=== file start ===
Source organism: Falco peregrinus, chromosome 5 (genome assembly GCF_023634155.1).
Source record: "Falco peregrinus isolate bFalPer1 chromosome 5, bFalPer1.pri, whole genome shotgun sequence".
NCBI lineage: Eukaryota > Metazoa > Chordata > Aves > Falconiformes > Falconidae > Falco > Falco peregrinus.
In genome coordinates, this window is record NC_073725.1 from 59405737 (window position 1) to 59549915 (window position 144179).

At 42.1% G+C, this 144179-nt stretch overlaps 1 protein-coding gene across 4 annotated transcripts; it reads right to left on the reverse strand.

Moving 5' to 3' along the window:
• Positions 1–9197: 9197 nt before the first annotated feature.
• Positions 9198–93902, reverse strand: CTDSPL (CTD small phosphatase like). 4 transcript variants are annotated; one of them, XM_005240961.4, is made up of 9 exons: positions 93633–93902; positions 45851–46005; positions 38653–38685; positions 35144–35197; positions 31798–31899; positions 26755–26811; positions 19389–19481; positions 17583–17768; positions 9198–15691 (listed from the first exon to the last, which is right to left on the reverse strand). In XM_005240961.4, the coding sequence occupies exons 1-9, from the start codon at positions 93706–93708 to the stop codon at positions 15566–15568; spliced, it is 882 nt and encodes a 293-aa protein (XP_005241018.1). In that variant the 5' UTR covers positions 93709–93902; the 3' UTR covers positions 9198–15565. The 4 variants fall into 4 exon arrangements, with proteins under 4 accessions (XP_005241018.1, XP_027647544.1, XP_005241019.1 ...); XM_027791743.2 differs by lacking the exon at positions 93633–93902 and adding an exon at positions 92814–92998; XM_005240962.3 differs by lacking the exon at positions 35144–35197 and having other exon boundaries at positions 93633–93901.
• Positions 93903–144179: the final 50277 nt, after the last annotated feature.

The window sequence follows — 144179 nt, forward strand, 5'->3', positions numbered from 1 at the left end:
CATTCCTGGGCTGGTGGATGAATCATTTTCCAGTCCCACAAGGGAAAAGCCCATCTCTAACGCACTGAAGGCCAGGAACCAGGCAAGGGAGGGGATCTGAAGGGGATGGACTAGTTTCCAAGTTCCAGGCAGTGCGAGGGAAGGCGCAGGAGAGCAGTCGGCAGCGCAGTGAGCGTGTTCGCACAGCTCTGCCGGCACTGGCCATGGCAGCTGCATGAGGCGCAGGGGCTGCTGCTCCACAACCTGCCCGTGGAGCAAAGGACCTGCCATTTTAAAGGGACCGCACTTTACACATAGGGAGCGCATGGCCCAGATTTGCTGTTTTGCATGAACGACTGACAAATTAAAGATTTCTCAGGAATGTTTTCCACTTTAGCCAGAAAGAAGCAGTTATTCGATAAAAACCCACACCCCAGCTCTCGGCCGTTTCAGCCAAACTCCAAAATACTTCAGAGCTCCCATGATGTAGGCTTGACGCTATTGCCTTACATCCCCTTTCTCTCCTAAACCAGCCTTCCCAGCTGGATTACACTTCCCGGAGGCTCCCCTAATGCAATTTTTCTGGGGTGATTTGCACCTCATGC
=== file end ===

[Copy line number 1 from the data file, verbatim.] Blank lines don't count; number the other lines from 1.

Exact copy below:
Source organism: Falco peregrinus, chromosome 5 (genome assembly GCF_023634155.1).